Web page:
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Walter Perrin, 95, of Truro, a veteran of the Second World War, is seen explaining his board of medals, including the Millitary Medal, at far left, which was awarded to him in June, 1945 by King George VI at Buckingham Palace, for bravery in action.
©Harry Sullivan - Truro Daily News
TRURO, N.S. – In a recent story regarding the experiences of Truro veteran Walter Perrin during the Second World War, it was noted he had received a medal from King George VI at Buckingham Palace in June, 1945.
What the original story did not disclose was what the medal is all about.
“It’s very, very rare,” said Ron Trowsdale, a member of Royal Canadian Legion Branch 26 in Truro and immediate past-president of the Nova Scotia Nunavut Command, of what is known as the Military Medal.
The medal is awarded for brave action during battle and is “one of the highest (military) medals that anyone can receive ... almost next to the Victoria Cross,” Trowsdale said. “It’s that high of an honour. That’s why he received it at Buckingham Palace.”
According to Wikipedia, the Military Medal was established March 25, 1916, for members of British and (formerly) Commonwealth forces for non-commissioned officers, and was ranked equivalent to the Military Cross (MC), which was awarded to commissioned officers.
Recipients of the Military Medal, such as Perrin, are entitled to use the letters “MM" after their names.
Perrin, 95, served on the front lines in Europe as tank commander with the 4th Gaspe, Anti Tank Regiment, 5th Division. He was wounded in action in Italy but after being hospitalized for about a month, he returned to action until the war’s end in Europe.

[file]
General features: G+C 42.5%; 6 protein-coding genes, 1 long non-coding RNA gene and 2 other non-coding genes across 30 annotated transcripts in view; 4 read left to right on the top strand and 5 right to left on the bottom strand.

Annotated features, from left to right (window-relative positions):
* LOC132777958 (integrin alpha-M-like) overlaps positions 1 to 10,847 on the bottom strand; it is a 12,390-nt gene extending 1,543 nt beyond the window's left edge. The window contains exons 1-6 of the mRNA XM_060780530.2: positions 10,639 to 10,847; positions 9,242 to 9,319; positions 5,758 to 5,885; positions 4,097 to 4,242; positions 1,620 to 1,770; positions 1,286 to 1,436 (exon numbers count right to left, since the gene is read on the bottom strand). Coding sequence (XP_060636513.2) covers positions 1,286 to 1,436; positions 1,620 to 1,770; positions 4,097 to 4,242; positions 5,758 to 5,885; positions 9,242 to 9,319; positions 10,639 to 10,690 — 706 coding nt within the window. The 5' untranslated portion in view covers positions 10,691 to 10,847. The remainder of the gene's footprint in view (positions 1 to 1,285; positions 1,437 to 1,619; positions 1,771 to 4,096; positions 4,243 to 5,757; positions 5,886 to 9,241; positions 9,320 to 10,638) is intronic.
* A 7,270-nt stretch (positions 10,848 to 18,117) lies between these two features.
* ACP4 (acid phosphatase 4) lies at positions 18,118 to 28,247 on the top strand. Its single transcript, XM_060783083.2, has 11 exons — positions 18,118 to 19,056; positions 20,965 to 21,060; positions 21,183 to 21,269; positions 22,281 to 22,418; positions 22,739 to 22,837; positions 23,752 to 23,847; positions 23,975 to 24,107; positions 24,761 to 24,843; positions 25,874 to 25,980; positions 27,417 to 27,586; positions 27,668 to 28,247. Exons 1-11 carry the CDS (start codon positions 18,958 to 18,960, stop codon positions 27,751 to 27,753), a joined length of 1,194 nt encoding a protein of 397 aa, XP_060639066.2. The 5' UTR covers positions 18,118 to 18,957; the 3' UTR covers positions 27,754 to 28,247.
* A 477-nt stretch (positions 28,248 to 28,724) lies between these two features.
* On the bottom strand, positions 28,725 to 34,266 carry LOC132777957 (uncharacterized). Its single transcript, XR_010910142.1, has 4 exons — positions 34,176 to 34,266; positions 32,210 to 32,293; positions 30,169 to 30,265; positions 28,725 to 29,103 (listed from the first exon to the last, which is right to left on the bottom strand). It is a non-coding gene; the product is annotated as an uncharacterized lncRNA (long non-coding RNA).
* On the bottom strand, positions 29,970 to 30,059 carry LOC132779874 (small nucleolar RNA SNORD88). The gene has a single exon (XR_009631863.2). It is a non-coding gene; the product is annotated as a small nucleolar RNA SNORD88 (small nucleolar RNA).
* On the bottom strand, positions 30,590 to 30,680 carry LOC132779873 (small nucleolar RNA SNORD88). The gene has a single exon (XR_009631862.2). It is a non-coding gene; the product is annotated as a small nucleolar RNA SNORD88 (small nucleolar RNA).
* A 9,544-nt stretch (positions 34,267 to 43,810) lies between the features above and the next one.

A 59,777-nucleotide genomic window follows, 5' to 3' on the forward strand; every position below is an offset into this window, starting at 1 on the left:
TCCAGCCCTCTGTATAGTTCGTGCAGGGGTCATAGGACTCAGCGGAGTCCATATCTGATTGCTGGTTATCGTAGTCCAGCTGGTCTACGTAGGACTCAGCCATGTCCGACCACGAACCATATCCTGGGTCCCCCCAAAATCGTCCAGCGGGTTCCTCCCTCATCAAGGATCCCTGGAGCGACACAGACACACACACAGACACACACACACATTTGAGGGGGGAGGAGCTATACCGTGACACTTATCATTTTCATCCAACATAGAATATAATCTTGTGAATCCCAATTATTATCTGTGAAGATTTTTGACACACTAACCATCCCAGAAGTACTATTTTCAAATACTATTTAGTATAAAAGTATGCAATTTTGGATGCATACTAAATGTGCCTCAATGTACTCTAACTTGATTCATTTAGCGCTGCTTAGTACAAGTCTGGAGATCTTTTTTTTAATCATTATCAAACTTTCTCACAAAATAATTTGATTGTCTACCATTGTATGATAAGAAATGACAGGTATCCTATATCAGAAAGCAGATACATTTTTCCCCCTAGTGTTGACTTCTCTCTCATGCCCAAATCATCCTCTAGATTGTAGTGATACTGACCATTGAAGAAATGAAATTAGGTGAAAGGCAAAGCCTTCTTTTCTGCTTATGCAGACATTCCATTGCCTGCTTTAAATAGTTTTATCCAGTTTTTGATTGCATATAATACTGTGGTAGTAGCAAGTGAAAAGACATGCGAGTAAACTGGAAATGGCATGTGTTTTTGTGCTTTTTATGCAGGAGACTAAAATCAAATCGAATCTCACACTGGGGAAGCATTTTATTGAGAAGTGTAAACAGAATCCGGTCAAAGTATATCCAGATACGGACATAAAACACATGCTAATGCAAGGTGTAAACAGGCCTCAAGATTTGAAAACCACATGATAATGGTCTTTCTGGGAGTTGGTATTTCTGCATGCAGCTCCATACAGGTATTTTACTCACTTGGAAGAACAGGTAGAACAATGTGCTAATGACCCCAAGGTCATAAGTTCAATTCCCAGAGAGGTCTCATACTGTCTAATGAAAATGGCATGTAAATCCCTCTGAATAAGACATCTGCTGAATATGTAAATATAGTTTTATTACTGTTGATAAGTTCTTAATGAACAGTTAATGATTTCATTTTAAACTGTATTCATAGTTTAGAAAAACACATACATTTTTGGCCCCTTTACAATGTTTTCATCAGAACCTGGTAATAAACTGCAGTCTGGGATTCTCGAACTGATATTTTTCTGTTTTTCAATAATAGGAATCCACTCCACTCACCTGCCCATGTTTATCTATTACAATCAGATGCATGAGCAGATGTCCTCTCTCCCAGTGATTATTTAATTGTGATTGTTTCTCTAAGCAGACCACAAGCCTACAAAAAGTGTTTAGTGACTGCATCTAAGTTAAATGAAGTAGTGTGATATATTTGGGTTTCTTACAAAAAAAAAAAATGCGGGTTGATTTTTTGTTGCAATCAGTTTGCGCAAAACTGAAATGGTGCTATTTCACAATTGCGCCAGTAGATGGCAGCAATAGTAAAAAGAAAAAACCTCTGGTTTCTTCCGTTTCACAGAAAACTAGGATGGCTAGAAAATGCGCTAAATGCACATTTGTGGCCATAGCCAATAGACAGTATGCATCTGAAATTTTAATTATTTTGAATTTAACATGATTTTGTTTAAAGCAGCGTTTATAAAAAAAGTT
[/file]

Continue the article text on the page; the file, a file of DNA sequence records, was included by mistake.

Here is the actual citation that Perrin received as published by the Canada Gazette on April 28, 1945.
PERRIN, Walter Alvin, Sergeant (F.78690) - Military Medal – RCA.
Throughout the period of operations of 4 Canadian Anti-Tank Regiment during the past year Sergeant Perrin has commanded his three-inch M-10 self-propelled gun and detachment with exceptional courage and leadership. During the Liri Valley battle in May 1944, Sergeant Perrin manoeuvred (sic) his gun, under heavy enemy shell fire, into a position from which he destroyed an enemy Mark IV tank and a self-propelled gun, both of which were holding up the advance in this area. Again, immediately following the capture of Coriano, when his troop was supporting a unit of 4 British Infantry Division, this Non-Commissioned Officer showed courage and leadership of a high order. On one occasion, while leading his gun on foot under heavy enemy mortar fire, two mortar bombs fell into the fighting compartment and set the gun on fire. After an unsuccessful attempt to save his detachment and gun, he took over command of a nearby three-inch M-10 gun whose detachment commander had been killed and successfully caused the withdrawal of an enemy self-propelled gun which was delaying the advance. The initiative and devotion to duty of Sergeant Perrin have been a great source of encouragement and inspiration to his whole troop.